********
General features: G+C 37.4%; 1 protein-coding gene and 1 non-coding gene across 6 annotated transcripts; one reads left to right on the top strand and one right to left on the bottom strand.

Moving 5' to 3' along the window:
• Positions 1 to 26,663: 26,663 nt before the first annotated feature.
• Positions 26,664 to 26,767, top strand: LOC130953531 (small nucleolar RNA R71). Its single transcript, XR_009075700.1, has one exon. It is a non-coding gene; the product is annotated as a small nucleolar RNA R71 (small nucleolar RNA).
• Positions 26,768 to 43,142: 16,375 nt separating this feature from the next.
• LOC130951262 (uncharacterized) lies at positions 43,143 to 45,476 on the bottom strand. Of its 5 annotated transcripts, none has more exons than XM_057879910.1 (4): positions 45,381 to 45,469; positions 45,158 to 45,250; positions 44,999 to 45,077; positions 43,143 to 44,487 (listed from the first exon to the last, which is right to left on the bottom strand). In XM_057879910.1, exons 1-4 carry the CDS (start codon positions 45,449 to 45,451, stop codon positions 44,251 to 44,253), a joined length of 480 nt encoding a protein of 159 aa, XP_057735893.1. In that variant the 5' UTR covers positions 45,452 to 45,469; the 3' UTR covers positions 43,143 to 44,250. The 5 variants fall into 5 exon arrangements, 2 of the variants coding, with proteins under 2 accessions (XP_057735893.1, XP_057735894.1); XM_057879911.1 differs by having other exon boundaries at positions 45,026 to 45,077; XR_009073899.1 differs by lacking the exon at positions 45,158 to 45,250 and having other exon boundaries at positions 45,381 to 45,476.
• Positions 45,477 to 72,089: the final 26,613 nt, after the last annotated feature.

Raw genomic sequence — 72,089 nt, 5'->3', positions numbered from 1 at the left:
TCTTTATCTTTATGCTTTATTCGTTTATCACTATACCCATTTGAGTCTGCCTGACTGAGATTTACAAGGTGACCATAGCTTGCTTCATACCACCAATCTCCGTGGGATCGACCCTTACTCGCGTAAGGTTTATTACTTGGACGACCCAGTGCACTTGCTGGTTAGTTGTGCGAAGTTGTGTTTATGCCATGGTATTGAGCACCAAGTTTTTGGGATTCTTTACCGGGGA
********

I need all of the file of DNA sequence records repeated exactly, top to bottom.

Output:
General features: G+C 37.4%; 1 protein-coding gene and 1 non-coding gene across 6 annotated transcripts; one reads left to right on the top strand and one right to left on the bottom strand.

Moving 5' to 3' along the window:
• Positions 1 to 26,663: 26,663 nt before the first annotated feature.
• Positions 26,664 to 26,767, top strand: LOC130953531 (small nucleolar RNA R71). Its single transcript, XR_009075700.1, has one exon. It is a non-coding gene; the product is annotated as a small nucleolar RNA R71 (small nucleolar RNA).
• Positions 26,768 to 43,142: 16,375 nt separating this feature from the next.
• LOC130951262 (uncharacterized) lies at positions 43,143 to 45,476 on the bottom strand. Of its 5 annotated transcripts, none has more exons than XM_057879910.1 (4): positions 45,381 to 45,469; positions 45,158 to 45,250; positions 44,999 to 45,077; positions 43,143 to 44,487 (listed from the first exon to the last, which is right to left on the bottom strand). In XM_057879910.1, exons 1-4 carry the CDS (start codon positions 45,449 to 45,451, stop codon positions 44,251 to 44,253), a joined length of 480 nt encoding a protein of 159 aa, XP_057735893.1. In that variant the 5' UTR covers positions 45,452 to 45,469; the 3' UTR covers positions 43,143 to 44,250. The 5 variants fall into 5 exon arrangements, 2 of the variants coding, with proteins under 2 accessions (XP_057735893.1, XP_057735894.1); XM_057879911.1 differs by having other exon boundaries at positions 45,026 to 45,077; XR_009073899.1 differs by lacking the exon at positions 45,158 to 45,250 and having other exon boundaries at positions 45,381 to 45,476.
• Positions 45,477 to 72,089: the final 26,613 nt, after the last annotated feature.

Raw genomic sequence — 72,089 nt, 5'->3', positions numbered from 1 at the left:
TCTTTATCTTTATGCTTTATTCGTTTATCACTATACCCATTTGAGTCTGCCTGACTGAGATTTACAAGGTGACCATAGCTTGCTTCATACCACCAATCTCCGTGGGATCGACCCTTACTCGCGTAAGGTTTATTACTTGGACGACCCAGTGCACTTGCTGGTTAGTTGTGCGAAGTTGTGTTTATGCCATGGTATTGAGCACCAAGTTTTTGGGATTCTTTACCGGGGA